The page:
Money has been able to bridge such a wide variety of differences between people. Throughout history we have seen wars raged based on race, religion, and ideology. However, never once has any powerful ruler or government entity disputed money. Osama Bin Laden hated nothing more than the principles and ideology of the United States government, however he gladly accepted and purchased goods with American dollar bills.  These bills contain the signature of our Secretary of Treasury and the saying “In God We Trust” printed on every single one of them. The reasoning for this cognitive dissonance is that money does not ask that you believe in something, money only asks that you believe that other people believe in something(Harari).

My main investment thesis behind Bitcoin is completely centered around this concept. We could go on for days listing the amount of uses the underlying blockchain technology has, and how these technologies may impact business in the future. However, these applications are not the essential principles to be concerned about when considering Bitcoin as an asset. The fundamental truths about Bitcoin are that it has a set supply controlled by no one government organization or person (will contribute to price stability), it is extremely easy to transport and store, it is almost mathematically impossible to counterfeit or manipulate, and most importantly; other people believe in it.

Our societies transition to a decentralized crypto currency is inevitable in my opinion. We are no longer a species that puts the upmost trust in governments and god, but instead we trust math and algorithms. This transition will not be overnight, and there will surely be many bumps in the road, for this reason I would recommend any portfolio manager to have a decent amount of exposure to Bitcoin as a long-term investment and hedge against inflation.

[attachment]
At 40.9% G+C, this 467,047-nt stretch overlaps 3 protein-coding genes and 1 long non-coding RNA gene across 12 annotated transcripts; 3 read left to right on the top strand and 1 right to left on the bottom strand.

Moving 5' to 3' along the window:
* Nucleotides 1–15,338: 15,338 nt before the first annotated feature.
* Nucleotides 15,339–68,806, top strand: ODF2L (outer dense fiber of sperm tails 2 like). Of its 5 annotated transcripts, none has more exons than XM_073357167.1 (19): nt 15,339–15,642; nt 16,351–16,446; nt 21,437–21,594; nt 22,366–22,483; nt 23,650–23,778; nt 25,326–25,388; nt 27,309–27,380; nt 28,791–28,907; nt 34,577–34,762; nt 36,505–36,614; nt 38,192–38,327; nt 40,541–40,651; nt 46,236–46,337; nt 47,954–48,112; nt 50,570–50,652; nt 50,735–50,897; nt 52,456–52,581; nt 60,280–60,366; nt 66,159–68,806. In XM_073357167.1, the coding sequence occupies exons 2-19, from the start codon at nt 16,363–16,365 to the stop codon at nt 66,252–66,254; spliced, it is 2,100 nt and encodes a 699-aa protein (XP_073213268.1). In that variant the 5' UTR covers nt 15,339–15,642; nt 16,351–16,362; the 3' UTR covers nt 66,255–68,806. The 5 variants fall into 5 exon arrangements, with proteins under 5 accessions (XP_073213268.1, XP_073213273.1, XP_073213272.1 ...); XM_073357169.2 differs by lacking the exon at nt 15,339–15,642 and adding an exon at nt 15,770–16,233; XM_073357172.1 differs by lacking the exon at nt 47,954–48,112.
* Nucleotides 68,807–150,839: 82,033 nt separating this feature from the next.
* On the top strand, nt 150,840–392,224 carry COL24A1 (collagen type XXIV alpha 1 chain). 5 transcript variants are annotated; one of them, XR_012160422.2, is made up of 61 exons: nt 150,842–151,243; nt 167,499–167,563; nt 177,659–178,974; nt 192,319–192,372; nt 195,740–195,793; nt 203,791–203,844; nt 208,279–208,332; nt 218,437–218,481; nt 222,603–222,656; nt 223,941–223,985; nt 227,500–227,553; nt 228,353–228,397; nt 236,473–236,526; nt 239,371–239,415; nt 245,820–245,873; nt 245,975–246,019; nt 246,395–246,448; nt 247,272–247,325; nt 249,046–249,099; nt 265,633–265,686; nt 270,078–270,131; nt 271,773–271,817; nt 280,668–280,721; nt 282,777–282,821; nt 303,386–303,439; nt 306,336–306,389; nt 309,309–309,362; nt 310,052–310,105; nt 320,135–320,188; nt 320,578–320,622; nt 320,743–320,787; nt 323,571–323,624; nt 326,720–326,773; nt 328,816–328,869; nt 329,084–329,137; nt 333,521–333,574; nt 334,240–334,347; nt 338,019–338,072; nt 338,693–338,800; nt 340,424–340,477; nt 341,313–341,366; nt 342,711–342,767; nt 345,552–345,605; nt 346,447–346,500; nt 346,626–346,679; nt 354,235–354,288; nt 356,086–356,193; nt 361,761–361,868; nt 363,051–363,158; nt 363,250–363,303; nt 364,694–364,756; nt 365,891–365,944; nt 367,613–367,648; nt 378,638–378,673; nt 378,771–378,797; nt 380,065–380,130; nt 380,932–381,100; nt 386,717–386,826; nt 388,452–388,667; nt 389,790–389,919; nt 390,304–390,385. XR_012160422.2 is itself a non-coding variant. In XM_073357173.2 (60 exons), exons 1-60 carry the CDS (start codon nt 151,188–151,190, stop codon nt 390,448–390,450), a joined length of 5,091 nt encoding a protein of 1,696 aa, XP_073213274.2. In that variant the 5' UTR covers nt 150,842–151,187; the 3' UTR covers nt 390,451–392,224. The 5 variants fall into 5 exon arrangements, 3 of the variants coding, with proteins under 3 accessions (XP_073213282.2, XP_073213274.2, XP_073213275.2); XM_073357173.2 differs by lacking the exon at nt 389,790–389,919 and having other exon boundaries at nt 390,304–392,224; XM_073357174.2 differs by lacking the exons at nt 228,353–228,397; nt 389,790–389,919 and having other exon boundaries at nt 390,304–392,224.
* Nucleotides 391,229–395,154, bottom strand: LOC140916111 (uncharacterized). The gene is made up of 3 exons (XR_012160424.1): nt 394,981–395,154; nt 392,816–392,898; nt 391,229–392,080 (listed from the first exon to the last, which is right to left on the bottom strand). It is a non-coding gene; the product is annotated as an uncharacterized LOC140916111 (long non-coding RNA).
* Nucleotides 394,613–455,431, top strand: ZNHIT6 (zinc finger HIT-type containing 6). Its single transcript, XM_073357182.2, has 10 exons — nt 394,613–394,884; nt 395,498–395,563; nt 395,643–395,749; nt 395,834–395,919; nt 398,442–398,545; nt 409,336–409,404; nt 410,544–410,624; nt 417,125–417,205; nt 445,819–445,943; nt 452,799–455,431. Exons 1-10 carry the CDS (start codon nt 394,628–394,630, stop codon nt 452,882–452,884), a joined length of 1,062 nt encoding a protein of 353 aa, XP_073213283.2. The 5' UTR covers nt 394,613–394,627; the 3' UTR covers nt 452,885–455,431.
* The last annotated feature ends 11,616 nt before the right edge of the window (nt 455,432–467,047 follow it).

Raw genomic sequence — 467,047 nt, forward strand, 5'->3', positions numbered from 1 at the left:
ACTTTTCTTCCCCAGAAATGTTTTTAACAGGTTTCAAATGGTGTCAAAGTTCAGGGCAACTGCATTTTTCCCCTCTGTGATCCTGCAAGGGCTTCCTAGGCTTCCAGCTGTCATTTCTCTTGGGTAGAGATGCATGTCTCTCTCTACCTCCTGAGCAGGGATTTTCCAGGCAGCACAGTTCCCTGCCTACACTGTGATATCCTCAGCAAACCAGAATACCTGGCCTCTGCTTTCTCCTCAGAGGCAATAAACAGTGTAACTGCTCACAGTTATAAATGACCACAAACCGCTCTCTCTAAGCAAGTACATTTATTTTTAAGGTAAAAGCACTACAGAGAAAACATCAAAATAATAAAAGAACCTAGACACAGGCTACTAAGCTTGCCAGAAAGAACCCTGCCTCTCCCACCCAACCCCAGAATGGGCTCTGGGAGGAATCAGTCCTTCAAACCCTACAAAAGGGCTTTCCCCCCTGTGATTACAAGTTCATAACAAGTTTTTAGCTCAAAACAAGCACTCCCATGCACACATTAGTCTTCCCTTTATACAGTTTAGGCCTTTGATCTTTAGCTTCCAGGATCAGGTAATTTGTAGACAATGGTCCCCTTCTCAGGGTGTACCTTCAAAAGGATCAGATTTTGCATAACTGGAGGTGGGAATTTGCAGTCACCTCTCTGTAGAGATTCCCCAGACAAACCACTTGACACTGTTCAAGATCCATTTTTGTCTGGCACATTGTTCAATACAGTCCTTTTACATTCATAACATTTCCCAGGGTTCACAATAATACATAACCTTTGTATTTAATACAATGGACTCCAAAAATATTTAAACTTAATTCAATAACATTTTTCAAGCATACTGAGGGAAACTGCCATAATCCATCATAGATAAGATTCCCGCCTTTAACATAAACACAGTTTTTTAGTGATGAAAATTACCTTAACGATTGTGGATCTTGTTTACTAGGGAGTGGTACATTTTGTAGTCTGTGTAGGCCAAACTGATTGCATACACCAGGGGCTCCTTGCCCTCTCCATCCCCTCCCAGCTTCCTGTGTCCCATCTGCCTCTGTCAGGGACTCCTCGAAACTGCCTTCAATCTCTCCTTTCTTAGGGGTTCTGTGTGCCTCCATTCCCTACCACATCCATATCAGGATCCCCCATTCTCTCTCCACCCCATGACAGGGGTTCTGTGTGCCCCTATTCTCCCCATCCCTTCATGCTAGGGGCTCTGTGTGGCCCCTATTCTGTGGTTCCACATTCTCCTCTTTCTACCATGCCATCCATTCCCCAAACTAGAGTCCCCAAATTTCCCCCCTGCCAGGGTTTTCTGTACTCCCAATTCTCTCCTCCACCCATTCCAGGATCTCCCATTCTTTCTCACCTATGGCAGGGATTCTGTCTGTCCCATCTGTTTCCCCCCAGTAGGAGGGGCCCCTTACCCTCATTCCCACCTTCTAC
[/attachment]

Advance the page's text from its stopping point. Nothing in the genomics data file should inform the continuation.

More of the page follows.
Additionally, I would add that the market cap of Bitcoin is around $350 billion, compared to gold which is $11 trillion. Because of this discrepancy, any institutional investment in Bitcoin will lead to a drastic increase in demand, and thus outsized price appreciation. Recently, only a handful of institutions have added Bitcoin to be part of their core portfolio’s. If we continue to see price appreciation, surely more institutions will pile in, and create excess demand. The way I see it, you are much better served adding Bitcoin to your portfolio before the large banks and institutions do.


Harari, Yuval Noah. Sapiens: a Brief History of Humankind. Harper Perennial, 2018.

Analyst's Disclosure: I am/we are long BTC-USD.

Seeking Alpha's Disclosure: Past performance is no guarantee of future results. No recommendation or advice is being given as to whether any investment is suitable for a particular investor. Any views or opinions expressed above may not reflect those of Seeking Alpha as a whole. Seeking Alpha is not a licensed securities dealer, broker or US investment adviser or investment bank. Our analysts are third party authors that include both professional investors and individual investors who may not be licensed or certified by any institute or regulatory body.